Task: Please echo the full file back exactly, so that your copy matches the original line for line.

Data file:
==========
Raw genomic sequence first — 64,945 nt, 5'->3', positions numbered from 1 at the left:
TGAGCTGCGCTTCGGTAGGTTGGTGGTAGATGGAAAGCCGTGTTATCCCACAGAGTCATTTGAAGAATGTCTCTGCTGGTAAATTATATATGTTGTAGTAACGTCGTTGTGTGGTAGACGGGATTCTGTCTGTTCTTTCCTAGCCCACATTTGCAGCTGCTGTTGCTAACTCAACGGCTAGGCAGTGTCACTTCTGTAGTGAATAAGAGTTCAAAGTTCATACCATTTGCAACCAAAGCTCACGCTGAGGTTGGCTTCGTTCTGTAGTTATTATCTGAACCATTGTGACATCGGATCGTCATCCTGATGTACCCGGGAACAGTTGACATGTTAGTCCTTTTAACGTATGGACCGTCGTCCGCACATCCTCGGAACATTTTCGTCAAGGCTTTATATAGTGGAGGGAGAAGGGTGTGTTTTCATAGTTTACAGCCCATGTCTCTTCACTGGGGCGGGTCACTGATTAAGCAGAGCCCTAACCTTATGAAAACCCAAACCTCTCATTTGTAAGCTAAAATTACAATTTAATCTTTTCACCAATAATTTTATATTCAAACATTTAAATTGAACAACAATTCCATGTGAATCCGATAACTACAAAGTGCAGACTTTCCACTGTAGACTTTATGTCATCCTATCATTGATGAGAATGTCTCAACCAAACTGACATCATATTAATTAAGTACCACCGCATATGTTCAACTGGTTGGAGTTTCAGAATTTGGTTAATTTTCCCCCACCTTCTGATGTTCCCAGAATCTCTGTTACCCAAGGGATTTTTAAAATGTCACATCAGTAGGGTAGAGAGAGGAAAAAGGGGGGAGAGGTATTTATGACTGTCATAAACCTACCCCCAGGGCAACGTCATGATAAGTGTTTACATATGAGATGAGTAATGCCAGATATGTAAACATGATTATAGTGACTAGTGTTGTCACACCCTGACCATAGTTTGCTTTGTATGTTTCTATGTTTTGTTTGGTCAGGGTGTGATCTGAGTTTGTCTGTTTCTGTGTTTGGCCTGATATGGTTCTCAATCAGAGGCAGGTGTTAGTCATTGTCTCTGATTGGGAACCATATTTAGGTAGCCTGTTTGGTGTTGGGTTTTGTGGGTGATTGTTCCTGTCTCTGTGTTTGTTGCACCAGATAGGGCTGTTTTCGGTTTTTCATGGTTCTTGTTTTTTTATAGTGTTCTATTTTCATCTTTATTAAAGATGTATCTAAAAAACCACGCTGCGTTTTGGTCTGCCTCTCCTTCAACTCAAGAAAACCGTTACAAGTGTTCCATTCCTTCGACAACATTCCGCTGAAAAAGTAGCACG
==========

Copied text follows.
Raw genomic sequence first — 64,945 nt, 5'->3', positions numbered from 1 at the left:
TGAGCTGCGCTTCGGTAGGTTGGTGGTAGATGGAAAGCCGTGTTATCCCACAGAGTCATTTGAAGAATGTCTCTGCTGGTAAATTATATATGTTGTAGTAACGTCGTTGTGTGGTAGACGGGATTCTGTCTGTTCTTTCCTAGCCCACATTTGCAGCTGCTGTTGCTAACTCAACGGCTAGGCAGTGTCACTTCTGTAGTGAATAAGAGTTCAAAGTTCATACCATTTGCAACCAAAGCTCACGCTGAGGTTGGCTTCGTTCTGTAGTTATTATCTGAACCATTGTGACATCGGATCGTCATCCTGATGTACCCGGGAACAGTTGACATGTTAGTCCTTTTAACGTATGGACCGTCGTCCGCACATCCTCGGAACATTTTCGTCAAGGCTTTATATAGTGGAGGGAGAAGGGTGTGTTTTCATAGTTTACAGCCCATGTCTCTTCACTGGGGCGGGTCACTGATTAAGCAGAGCCCTAACCTTATGAAAACCCAAACCTCTCATTTGTAAGCTAAAATTACAATTTAATCTTTTCACCAATAATTTTATATTCAAACATTTAAATTGAACAACAATTCCATGTGAATCCGATAACTACAAAGTGCAGACTTTCCACTGTAGACTTTATGTCATCCTATCATTGATGAGAATGTCTCAACCAAACTGACATCATATTAATTAAGTACCACCGCATATGTTCAACTGGTTGGAGTTTCAGAATTTGGTTAATTTTCCCCCACCTTCTGATGTTCCCAGAATCTCTGTTACCCAAGGGATTTTTAAAATGTCACATCAGTAGGGTAGAGAGAGGAAAAAGGGGGGAGAGGTATTTATGACTGTCATAAACCTACCCCCAGGGCAACGTCATGATAAGTGTTTACATATGAGATGAGTAATGCCAGATATGTAAACATGATTATAGTGACTAGTGTTGTCACACCCTGACCATAGTTTGCTTTGTATGTTTCTATGTTTTGTTTGGTCAGGGTGTGATCTGAGTTTGTCTGTTTCTGTGTTTGGCCTGATATGGTTCTCAATCAGAGGCAGGTGTTAGTCATTGTCTCTGATTGGGAACCATATTTAGGTAGCCTGTTTGGTGTTGGGTTTTGTGGGTGATTGTTCCTGTCTCTGTGTTTGTTGCACCAGATAGGGCTGTTTTCGGTTTTTCATGGTTCTTGTTTTTTTATAGTGTTCTATTTTCATCTTTATTAAAGATGTATCTAAAAAACCACGCTGCGTTTTGGTCTGCCTCTCCTTCAACTCAAGAAAACCGTTACAAGTGTTCCATTCCTTCGACAACATTCCGCTGAAAAAGTAGCACG